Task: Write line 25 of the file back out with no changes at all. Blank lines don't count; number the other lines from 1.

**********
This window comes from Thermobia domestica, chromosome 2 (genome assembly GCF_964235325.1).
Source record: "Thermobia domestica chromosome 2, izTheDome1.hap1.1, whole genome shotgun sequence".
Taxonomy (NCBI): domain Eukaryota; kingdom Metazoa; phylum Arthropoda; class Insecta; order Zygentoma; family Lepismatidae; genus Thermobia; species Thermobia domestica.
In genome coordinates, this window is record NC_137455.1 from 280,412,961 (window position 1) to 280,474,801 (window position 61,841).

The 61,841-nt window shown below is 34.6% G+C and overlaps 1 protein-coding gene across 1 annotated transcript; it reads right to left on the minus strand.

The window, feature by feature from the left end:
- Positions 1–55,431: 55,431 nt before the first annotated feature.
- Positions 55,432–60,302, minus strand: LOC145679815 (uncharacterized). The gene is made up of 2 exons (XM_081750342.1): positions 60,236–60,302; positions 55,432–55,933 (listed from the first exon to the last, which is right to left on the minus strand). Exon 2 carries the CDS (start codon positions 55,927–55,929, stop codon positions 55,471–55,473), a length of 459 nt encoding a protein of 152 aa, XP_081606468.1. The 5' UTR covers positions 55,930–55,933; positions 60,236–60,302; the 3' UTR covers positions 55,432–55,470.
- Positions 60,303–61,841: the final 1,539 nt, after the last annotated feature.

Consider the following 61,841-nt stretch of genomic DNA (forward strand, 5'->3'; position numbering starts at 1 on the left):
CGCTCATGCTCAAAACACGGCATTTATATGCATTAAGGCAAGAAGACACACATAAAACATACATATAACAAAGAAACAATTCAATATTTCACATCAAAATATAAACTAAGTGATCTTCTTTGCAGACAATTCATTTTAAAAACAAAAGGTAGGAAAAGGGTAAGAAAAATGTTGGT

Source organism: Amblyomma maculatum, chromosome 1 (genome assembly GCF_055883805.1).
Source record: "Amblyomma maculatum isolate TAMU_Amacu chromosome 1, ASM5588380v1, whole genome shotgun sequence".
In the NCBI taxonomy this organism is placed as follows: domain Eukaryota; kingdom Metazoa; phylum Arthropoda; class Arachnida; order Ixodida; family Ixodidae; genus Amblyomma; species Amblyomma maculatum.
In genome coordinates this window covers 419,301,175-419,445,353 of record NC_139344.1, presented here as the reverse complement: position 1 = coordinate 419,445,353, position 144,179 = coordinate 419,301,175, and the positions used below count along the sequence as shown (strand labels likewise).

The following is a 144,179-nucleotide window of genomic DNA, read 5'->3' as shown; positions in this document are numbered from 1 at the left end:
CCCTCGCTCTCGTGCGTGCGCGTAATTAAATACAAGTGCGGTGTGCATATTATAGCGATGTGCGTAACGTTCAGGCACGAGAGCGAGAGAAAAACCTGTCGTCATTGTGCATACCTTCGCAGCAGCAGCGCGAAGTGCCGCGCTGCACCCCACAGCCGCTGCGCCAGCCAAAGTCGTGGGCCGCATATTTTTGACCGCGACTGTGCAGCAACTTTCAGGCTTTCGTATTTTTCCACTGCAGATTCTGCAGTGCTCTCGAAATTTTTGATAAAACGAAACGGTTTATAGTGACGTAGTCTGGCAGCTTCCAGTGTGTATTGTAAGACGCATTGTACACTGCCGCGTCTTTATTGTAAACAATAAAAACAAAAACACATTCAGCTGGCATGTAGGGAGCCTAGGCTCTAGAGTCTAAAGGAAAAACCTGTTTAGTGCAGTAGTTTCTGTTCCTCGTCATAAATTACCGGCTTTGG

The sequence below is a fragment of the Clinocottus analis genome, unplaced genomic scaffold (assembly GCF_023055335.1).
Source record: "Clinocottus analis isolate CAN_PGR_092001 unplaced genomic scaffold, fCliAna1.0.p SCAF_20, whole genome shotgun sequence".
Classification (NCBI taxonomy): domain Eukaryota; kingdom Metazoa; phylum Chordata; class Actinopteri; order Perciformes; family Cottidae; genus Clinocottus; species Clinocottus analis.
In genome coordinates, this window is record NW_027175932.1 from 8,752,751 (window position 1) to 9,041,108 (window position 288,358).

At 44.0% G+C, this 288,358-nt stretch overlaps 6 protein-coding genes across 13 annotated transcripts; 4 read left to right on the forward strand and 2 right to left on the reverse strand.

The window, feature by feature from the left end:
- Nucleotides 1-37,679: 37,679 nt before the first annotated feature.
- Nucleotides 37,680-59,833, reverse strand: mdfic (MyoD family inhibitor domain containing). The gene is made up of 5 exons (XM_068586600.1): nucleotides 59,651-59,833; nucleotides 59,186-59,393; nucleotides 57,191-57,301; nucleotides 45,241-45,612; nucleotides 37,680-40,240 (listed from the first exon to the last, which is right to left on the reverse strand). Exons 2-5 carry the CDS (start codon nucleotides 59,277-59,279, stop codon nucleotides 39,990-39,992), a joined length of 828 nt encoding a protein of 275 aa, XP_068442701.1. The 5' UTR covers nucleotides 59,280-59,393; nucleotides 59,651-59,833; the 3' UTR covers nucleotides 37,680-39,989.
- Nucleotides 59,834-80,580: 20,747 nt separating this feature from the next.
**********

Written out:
- Nucleotides 37,680-59,833, reverse strand: mdfic (MyoD family inhibitor domain containing). The gene is made up of 5 exons (XM_068586600.1): nucleotides 59,651-59,833; nucleotides 59,186-59,393; nucleotides 57,191-57,301; nucleotides 45,241-45,612; nucleotides 37,680-40,240 (listed from the first exon to the last, which is right to left on the reverse strand). Exons 2-5 carry the CDS (start codon nucleotides 59,277-59,279, stop codon nucleotides 39,990-39,992), a joined length of 828 nt encoding a protein of 275 aa, XP_068442701.1. The 5' UTR covers nucleotides 59,280-59,393; nucleotides 59,651-59,833; the 3' UTR covers nucleotides 37,680-39,989.